g[n], h[n] : finite length sequences of length 7 yC[n]: circular convolution yL[n]: linear convolution

Express yC[n] in terms of yL[n].

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If same two sequences of equal length are convolved using both linear(by tabular method) and by circular(matrix method) the output is of differing length and values.

How can I possibly relate circular convolution to linear convolution?

  • $\begingroup$ For homework type questions like this one you need to show your efforts and explain where exactly you're stuck. Putting the two expressions for linear and for circular convolution next to each other might help. $\endgroup$
    – Matt L.
    Commented Dec 3, 2016 at 13:00
  • 1
    $\begingroup$ That is exactly where I am stuck, I just don't know how to start. $\endgroup$
    – Mann
    Commented Dec 4, 2016 at 5:27
  • 2
    $\begingroup$ If you would just follow MattL's sage advice and write out each of the 13 terms in the linear convolution explicitly meaning no gobbledygook such as $\sum$ or $[n-k]_N$ or symbols -- each argument surrounded by $[$ and $]$ is an integer in the range $[0,6]$ -- preferably neatly tabulated, and similarly for the circular convolution, and then just stare at the results for a while, something might occur to you..... $\endgroup$ Commented Jul 2, 2017 at 13:49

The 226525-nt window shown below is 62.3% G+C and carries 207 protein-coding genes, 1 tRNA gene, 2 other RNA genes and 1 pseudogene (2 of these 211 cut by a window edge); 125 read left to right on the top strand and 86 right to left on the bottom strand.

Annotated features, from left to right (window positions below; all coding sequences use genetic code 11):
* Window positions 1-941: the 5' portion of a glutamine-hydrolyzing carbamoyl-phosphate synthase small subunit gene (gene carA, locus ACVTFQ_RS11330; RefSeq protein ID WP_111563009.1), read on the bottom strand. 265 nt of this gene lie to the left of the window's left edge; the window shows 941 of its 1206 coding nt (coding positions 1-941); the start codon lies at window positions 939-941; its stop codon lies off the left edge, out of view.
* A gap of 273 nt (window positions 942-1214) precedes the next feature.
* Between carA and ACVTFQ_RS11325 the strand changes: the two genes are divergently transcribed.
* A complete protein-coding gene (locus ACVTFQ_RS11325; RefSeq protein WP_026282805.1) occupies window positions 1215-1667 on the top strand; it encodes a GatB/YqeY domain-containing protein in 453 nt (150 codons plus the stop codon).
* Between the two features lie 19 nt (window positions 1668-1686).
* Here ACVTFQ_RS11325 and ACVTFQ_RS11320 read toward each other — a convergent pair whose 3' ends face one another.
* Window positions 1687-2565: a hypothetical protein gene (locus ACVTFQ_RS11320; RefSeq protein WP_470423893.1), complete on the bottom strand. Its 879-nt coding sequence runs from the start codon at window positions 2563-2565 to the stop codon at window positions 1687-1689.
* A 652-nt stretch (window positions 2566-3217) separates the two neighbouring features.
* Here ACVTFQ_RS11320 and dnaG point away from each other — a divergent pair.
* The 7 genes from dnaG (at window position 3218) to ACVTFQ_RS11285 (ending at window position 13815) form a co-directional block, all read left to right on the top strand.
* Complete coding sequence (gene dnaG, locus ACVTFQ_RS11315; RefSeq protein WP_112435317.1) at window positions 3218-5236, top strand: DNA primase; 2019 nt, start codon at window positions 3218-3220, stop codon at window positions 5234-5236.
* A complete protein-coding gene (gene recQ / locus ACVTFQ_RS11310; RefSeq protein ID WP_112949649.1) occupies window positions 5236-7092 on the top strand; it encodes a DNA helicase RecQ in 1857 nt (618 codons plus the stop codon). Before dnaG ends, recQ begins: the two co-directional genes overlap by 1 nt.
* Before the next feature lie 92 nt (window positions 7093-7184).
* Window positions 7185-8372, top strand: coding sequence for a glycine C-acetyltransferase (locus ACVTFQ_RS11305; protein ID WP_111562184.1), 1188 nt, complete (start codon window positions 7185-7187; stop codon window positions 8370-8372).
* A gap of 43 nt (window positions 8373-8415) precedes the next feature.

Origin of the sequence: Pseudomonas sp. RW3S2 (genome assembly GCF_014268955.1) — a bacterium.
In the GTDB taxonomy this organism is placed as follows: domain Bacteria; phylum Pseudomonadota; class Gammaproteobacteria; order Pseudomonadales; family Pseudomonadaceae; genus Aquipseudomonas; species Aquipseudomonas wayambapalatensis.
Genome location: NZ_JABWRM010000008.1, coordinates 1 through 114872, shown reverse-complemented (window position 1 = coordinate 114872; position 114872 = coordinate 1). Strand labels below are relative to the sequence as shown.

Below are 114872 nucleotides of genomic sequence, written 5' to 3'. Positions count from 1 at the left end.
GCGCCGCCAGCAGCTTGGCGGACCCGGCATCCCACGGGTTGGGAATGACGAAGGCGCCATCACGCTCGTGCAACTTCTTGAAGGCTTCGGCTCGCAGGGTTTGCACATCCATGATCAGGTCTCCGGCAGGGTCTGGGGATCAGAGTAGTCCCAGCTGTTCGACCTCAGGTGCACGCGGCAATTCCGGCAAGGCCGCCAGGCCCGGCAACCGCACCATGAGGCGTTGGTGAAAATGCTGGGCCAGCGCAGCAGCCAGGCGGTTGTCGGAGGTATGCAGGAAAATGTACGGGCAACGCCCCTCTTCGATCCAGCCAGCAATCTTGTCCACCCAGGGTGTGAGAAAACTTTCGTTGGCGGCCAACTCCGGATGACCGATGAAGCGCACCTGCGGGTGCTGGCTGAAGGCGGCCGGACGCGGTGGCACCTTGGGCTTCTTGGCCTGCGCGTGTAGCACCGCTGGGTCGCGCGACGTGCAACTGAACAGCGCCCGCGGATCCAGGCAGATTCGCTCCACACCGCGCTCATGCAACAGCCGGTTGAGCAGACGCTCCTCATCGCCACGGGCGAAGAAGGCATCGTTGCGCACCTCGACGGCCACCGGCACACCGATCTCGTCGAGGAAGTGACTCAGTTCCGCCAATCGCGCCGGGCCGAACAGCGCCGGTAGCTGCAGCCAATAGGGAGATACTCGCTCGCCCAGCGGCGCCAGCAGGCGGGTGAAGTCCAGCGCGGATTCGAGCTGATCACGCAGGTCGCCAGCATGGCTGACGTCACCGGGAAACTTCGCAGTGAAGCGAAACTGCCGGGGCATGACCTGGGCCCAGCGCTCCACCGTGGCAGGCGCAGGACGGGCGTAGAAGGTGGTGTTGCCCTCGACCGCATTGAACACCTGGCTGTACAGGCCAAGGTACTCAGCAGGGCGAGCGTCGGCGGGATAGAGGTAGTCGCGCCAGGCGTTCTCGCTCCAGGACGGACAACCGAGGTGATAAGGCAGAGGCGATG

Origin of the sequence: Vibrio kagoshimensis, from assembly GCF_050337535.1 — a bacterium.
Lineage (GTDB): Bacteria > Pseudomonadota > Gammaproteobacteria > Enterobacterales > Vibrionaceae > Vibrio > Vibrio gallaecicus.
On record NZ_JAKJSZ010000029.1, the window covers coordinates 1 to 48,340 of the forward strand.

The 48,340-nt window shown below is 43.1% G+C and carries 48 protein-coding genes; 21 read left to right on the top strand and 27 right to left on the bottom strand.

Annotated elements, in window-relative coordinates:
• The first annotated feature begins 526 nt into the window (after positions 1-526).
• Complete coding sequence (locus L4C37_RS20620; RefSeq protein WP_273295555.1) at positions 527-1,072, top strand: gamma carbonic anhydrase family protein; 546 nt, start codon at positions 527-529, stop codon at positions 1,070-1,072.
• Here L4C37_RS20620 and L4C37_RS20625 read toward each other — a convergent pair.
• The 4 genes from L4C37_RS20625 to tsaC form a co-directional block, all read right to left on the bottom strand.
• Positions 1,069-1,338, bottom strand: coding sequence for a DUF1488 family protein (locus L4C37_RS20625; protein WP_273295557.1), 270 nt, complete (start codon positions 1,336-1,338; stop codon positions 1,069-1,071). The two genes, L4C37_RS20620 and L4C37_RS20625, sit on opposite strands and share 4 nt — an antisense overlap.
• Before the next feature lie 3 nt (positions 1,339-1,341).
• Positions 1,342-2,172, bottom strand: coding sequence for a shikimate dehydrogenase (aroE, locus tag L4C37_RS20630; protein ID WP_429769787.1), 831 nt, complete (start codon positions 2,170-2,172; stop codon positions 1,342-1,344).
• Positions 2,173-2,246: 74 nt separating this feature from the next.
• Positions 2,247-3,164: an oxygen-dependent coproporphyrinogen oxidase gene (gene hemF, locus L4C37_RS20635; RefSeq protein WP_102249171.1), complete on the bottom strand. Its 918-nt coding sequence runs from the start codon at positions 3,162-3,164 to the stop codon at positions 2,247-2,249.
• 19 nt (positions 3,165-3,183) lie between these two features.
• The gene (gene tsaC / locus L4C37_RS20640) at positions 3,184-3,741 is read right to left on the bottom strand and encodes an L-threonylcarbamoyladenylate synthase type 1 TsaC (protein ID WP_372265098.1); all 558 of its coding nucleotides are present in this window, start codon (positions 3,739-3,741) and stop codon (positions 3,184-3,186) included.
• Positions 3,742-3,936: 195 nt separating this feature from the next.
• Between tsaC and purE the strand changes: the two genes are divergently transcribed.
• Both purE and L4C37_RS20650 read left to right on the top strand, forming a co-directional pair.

2 Answers 2


Consider the $N^2$ terms of the form $g[m]h[n], 0\leq m < N, 0 \leq n < N$.

Each term occurs once and only once in the $2N-1$ sums that define the values of $yL[k]$, $0 \leq k < 2N$.

Each term occurs once and only once in the $N$ sums that define the values of $yC[\ell], 0 \leq \ell < N$.

So, make a $N\times N$ table of values $(m,n)$ and figure out which $k$ and which $\ell$ each $(m,n)$ maps to. Write the answers in matrix form where the $(m,n)^{\text{th}}$ entry is of the form $k~ ||~ \ell$. Then ponder the questions:

  • For a fixed value of $\ell$, what are the various values of $k$ that you have listed in all matrix entries of the form $k~ ||~ \ell$?
  • Are these values of $k$ associated with any other values of $\ell$?

It is sincerely to be hoped that you will find the answer to the second question to be No. If so, and if the answers to the first question are "$k$ can equal $k_1 k_2, \cdots, k_i$", then you have just discovered that $yC[\ell] = yL[k_1]+yL[k_2]+ \cdots + yL[k_i]$.


$h[n]_N$ is the periodic extension of $h[n]$.

$$ h[n]_N = h[n + mN] \quad \text{for } 0 \le n+mN < N \text{ and } m \in \mathbb{Z}$$

so, given an $n$ and knowing $N$, you have to choose the correct integer $m$ so that

$$ 0 \le n+mN < N $$ or $$ -n \le mN < N-n $$ or $$ -\frac{n}{N} \le m < \frac{N-n}{N} = 1 - \frac{n}{N} $$.

Or, for the term $h[n-k]_N$,

$$ h[n-k]_N = h[n -k + mN] \quad \text{for } 0 \le n-k+mN < N \text{ and } m \in \mathbb{Z}$$


$$ -\frac{n-k}{N} \le m < 1 - \frac{n-k}{N} $$

so, you have to split your summation into two summations.


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